Principles of Parents Teaching at Home
Like many educators, I’ve been receiving a lot of texts from friends who want advice about teaching at home, whether it be homework, hybrid learning, or fully remote learning. The concerns have regular themes:
- A lack of preparation for their new role as learning guides
- Competing demands of work and teaching at home
- A disconnect between school expectations and parent capabilities
- Confusion in trying to follow directions for different children in different schools with different teachers
This is not the world that many parents bargained for—and, frankly, it’s not the world that schools envisioned either. But, now more than ever, the family-school partnership is a critical one, demanding understanding and support from both sides.
Here are a few basics that I think can support parental sanity as parents try to support their children and themselves while teaching at home.
Understand Developmentally Appropriate Practice
Developmentally appropriate practice means structuring learning activities to the developmental age of the child. So, you might be thinking, “Everyone is talking about distance learning, but my child is four years old! What does distance learning mean when my child is four years old?” Well, chances are that it means something very different than if your child is 14.
That’s where developmentally appropriate practice comes in.
Young children—those below the age of six—should be engaged in short bursts of focused activities of around 15 to 20 minutes. This is true of both offline and online activities.
Remember those learning stations your child had in school? They allow young learners to engage in short, focused periods of structured learning activities that they self-select.
Those same learners are now in your homes, so expecting your young child to thrive in front of learning software for 90 minutes at a stretch is probably not realistic.
Here are some general guidelines to help you—bearing in mind that there are no hard and fast rules because learners differ.
What comes between these activities? Timed breaks—chatting with a friend, running around the house, playing with a pet, or reading a graphic novel.
In school, we generally keep “breaks” focused on learning; you may not have that luxury teaching at home as you seek to balance competing demands.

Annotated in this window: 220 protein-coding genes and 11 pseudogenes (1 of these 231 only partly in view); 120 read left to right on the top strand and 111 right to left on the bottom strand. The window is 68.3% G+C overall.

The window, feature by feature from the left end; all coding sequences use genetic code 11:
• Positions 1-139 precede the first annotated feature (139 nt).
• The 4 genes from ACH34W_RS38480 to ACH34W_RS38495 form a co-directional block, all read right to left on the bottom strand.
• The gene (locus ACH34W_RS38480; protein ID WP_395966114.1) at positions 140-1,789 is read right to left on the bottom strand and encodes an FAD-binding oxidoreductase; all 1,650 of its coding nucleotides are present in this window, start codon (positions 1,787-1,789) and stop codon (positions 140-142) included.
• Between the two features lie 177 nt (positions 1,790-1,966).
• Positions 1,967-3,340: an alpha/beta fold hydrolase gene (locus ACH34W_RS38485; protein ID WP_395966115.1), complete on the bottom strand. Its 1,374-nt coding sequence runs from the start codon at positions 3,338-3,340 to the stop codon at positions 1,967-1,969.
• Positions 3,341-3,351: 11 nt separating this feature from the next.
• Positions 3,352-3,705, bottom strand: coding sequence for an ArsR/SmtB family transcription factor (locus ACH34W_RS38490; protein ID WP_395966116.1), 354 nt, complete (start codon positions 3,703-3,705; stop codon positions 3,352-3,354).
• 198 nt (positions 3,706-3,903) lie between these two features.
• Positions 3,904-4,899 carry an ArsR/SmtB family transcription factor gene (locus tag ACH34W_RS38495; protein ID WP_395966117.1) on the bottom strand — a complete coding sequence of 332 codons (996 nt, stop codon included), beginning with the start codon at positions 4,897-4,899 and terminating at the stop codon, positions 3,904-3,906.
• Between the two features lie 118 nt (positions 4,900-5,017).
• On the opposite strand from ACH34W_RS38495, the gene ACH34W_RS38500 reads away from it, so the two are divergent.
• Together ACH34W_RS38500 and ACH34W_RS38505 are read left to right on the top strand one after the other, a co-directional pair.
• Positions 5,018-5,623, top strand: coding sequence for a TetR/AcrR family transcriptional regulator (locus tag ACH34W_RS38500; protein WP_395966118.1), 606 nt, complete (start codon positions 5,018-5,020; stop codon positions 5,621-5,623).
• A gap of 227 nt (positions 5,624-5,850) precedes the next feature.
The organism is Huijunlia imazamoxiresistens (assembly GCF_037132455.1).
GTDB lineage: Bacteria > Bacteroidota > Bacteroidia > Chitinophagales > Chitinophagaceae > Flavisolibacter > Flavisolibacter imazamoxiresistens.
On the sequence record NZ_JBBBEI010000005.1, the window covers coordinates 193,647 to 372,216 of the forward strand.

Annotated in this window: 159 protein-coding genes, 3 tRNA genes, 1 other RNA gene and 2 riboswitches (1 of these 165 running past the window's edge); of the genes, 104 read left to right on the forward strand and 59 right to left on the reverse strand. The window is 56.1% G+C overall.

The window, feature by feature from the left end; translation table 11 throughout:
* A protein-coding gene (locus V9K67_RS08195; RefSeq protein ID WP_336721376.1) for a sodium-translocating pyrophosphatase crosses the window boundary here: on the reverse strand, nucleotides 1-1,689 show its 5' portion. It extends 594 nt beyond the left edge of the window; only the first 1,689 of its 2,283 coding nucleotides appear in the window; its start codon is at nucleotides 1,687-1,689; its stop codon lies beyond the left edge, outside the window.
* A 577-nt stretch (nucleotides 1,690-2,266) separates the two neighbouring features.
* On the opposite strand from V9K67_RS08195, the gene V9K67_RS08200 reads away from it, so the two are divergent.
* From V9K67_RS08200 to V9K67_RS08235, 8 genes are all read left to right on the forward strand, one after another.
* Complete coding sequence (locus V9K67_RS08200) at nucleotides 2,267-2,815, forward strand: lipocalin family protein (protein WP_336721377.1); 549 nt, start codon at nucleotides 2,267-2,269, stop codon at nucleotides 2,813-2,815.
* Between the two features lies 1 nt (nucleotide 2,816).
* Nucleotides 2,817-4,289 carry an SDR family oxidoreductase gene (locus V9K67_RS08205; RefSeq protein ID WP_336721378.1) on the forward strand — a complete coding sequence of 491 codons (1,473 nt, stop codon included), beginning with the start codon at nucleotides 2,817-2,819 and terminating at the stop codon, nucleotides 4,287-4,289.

There’s No Such Thing as Screen Time
Did I just make an entire generation of parents faint? As Chip Donohue, founding director of the Technology in Early Childhood Center at Erikson Institute, has pointed out, content and context matter.
Think about it—what do an online gymnastics class, video gaming, video chatting with grandparents, instructional time with a teacher, and educational software have in common? The device. They involve different purposes, different tools, different levels of concentration, and different muscles in your body! They differ in both content and context.
While it might be wise to limit the amount of video gaming in which an eight-year-old participates, screens can be used for healthy breaks as well. And, digitally mitigated instructional time with teachers and educational software time are now the center of your child’s universe.
So, if you have any lingering doubts about the role of screens while teaching at home, monitor the type of usage and not the device.
Here are a few more gems from Chip Donohue:
- Relationships matter most. Encourage your children’s use of software to form connections—to teachers, to family, to each other. Educational software should exist in an ecosystem in which students talk about, extend, and apply their online learning.
- Proper pedagogy complements technology tools. Don’t think simply of what educational technology “delivers” to your children but of how they use it to make or create something. That’s learning!
- Technology-mediated family engagement works. How can technology connect your child to “family” (like grandparents or even close friends)? Think about learning allies with whom you’ve not yet engaged as partners in your child’s learning.
Routine and Predictability